September 23 2014 Latest news:
Friday, October 5, 2012
RUMOUR and speculation were rife this week that Britain’s fastest growing retailer B&M is set to snap up a prime out-of-town site from struggling Homebase.
The national budget powerhouse whose nearest local presence is a newly-opened store in Lowestoft has benefited from the recession growing from 20 to almost 300 stores in seven years.
Adding a branch in Great Yarmouth would extend its march across East Anglia, just as the retailer has reportedly been put up for sale for £850m.
Town centre manager Jonathan Newman said he had turned detective to unearth a series of clues which all pointed to B&M moving into Homebase in Pasteur Road or possibly the Bennetts site next to Matalan.
He said: “It just fits. Someone suggested they were going in the Co-op but I think I would know about it.
“They have started advertising for staff at the Jobcentres and for a deputy manager and manager at Lowestoft, possibly because those existing staff will open the new Yarmouth store.
“They already have around 300 stores so are spreading their tentacles and reaching East Anglia quite late.”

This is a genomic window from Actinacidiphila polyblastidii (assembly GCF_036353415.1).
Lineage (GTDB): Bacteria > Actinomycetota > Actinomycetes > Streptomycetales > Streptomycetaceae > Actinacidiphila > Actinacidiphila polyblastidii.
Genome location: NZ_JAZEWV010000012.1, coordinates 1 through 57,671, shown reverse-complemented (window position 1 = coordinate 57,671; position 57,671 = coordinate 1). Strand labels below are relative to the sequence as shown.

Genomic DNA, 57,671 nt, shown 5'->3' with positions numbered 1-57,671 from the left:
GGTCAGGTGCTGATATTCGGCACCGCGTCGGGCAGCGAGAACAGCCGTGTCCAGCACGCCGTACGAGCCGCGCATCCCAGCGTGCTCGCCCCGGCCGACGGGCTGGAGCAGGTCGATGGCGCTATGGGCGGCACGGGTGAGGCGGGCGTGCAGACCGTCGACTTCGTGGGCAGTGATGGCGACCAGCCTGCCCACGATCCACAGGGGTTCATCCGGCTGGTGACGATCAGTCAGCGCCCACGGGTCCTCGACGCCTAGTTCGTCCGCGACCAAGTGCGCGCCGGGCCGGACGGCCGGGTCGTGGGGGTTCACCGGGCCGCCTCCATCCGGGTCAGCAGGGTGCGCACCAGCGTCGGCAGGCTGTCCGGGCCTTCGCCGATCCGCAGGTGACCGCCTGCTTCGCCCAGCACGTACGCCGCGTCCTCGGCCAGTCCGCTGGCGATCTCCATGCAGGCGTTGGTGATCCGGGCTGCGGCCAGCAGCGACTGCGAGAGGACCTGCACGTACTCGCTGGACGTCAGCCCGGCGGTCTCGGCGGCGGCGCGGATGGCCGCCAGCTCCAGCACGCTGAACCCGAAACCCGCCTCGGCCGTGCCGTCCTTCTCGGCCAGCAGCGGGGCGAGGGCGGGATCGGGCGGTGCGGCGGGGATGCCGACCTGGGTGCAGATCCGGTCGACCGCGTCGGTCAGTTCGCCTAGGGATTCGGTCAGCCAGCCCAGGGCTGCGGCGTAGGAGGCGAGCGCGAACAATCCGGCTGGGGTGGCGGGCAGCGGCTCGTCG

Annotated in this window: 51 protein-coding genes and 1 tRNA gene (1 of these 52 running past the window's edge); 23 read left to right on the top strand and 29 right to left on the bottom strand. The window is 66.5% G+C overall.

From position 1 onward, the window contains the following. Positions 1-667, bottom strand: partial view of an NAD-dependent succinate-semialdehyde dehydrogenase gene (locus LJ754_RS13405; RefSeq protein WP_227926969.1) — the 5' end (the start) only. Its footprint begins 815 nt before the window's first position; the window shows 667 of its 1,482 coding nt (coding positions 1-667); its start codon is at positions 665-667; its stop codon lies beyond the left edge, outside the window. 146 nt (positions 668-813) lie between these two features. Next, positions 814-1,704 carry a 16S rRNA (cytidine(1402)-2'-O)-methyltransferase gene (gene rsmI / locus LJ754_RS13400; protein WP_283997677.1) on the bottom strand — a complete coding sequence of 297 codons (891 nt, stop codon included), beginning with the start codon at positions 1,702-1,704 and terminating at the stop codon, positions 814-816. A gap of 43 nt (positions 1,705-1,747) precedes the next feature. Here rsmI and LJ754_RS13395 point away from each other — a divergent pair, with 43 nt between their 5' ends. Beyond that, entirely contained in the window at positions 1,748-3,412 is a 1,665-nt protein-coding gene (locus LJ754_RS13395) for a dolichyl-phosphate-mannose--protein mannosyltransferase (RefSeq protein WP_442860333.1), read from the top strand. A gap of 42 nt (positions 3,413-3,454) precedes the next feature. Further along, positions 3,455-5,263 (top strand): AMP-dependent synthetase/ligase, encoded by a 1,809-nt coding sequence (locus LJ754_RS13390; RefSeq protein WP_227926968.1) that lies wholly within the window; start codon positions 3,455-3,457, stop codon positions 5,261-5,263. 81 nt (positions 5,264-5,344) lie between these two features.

Meanwhile, in a week of good news/bad news announcements that saw sports chain JJB go into administration, he was able to confirm, contrary to whispers locally, that River Island was staying in the town and had renewed its lease.
“Any town centre is dependent on its fashion offer,” he said.
“It is the quality of that that draws people in, which is why Gapton Hall has always been a concern.
“The worry about M&Co going and becoming a bank is that we are losing a substantial unit that now won’t be available if another fashion chain is looking to come here. That is the size of shop we want.”
On the plus side however, Mr Newman understood a new retailer would be moving into Dorothy Perkins in Market Gates and that plenty of people had been in and out of the former Peacock’s store - fuelling hopes the units would be filled before Christmas in time for the peak festive shopping season and January sales.
A construction materials firm is showing how industry can help wildlife with a pioneering project at its Norfolk quarry.